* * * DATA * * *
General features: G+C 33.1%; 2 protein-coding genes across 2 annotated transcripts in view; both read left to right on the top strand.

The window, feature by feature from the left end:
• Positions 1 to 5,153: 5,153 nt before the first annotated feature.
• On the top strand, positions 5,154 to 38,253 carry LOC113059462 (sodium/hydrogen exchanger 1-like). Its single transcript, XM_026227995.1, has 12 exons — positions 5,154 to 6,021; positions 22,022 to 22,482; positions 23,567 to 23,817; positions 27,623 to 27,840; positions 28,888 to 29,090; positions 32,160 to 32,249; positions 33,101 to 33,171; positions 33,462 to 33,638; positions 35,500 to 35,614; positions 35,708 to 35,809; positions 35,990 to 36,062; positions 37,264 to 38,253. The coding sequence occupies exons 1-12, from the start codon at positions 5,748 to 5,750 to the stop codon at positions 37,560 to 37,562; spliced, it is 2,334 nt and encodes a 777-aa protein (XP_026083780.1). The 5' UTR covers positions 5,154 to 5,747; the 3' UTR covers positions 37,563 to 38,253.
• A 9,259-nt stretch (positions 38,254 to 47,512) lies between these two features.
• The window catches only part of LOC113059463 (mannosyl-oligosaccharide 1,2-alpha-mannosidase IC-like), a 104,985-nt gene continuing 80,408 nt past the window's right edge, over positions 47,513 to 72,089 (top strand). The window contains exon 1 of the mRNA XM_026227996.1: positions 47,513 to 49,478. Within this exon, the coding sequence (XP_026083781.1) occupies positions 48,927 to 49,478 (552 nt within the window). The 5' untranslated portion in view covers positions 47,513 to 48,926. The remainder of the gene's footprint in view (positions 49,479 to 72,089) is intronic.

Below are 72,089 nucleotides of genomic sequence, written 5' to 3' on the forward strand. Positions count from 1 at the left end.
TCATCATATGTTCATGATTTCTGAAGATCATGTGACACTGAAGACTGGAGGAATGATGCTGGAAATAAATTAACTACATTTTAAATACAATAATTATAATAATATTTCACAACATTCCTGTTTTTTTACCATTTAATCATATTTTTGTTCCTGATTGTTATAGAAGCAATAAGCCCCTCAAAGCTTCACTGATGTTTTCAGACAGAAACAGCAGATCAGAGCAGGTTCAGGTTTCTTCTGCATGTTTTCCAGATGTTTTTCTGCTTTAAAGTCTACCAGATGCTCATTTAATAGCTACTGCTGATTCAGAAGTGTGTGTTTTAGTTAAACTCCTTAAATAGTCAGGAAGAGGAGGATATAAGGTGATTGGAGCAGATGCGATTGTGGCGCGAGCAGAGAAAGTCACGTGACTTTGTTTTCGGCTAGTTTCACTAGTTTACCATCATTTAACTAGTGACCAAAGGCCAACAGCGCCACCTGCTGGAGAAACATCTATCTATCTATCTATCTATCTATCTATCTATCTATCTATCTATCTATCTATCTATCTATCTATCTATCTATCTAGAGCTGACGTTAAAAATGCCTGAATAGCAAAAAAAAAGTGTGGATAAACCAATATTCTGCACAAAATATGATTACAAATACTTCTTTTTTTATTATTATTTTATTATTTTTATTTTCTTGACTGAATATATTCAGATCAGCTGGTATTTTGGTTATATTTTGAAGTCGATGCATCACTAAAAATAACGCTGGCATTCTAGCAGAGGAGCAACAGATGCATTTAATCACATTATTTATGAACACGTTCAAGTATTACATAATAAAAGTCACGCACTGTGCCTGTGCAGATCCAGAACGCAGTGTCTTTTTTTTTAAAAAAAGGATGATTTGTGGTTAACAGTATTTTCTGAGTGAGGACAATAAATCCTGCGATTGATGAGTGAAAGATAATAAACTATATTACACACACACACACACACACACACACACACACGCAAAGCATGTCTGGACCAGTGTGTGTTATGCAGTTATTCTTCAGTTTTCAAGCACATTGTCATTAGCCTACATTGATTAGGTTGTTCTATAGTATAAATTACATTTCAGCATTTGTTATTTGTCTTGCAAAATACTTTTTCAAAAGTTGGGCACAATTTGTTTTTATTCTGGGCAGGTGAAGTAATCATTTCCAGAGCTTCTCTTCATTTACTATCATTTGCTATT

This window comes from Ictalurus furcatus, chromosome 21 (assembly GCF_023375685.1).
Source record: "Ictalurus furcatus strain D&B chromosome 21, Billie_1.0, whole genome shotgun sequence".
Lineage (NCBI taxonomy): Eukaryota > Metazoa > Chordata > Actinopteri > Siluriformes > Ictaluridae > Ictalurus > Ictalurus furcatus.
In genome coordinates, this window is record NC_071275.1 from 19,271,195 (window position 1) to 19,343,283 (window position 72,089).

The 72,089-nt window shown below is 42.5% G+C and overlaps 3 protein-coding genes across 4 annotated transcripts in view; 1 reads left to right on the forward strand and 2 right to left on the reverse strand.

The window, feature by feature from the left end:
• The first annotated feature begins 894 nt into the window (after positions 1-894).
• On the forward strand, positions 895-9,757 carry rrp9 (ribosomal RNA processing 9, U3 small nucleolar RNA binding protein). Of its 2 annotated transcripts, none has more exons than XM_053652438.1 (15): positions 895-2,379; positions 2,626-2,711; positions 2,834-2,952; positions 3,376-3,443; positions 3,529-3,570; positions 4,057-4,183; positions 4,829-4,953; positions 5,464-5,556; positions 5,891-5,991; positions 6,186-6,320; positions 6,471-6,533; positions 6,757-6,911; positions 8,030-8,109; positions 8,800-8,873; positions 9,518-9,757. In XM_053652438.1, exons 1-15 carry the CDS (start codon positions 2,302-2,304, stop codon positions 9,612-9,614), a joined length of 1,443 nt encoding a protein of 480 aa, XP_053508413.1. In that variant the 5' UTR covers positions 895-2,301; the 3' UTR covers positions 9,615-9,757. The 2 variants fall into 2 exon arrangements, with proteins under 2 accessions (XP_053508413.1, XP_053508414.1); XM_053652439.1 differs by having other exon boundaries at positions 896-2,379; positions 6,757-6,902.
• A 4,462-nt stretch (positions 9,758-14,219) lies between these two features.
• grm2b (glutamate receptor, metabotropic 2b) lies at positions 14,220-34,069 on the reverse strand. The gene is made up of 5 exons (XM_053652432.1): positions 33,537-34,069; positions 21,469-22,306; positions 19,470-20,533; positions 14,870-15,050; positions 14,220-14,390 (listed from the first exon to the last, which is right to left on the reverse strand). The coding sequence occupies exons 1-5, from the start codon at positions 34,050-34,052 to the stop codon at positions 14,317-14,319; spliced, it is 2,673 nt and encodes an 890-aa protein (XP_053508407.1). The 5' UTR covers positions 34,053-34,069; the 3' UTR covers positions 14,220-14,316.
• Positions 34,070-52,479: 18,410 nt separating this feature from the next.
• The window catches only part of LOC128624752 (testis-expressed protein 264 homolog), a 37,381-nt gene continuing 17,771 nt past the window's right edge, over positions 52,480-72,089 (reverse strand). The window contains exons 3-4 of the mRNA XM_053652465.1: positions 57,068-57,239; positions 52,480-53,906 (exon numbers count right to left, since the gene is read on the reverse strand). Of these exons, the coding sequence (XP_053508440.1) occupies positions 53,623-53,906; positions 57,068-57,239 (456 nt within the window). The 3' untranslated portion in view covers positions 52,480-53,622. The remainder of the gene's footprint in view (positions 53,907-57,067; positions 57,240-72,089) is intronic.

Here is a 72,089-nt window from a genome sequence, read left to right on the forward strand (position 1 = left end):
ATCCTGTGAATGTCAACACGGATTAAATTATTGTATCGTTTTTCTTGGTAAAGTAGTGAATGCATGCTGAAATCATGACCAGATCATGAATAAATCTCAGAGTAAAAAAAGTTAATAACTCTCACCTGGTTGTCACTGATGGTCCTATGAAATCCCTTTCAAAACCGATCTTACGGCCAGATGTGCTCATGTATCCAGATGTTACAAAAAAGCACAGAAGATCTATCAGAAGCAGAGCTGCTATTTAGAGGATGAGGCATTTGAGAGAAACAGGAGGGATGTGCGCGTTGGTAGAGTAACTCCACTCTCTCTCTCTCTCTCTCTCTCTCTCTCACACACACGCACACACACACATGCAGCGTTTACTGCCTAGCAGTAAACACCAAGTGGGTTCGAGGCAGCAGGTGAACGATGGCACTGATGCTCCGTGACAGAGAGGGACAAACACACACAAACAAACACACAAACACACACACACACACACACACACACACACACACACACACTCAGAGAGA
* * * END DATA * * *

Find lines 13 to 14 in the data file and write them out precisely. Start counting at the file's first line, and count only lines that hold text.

The 72,089-nt window shown below is 42.5% G+C and overlaps 3 protein-coding genes across 4 annotated transcripts in view; 1 reads left to right on the forward strand and 2 right to left on the reverse strand.

The window, feature by feature from the left end: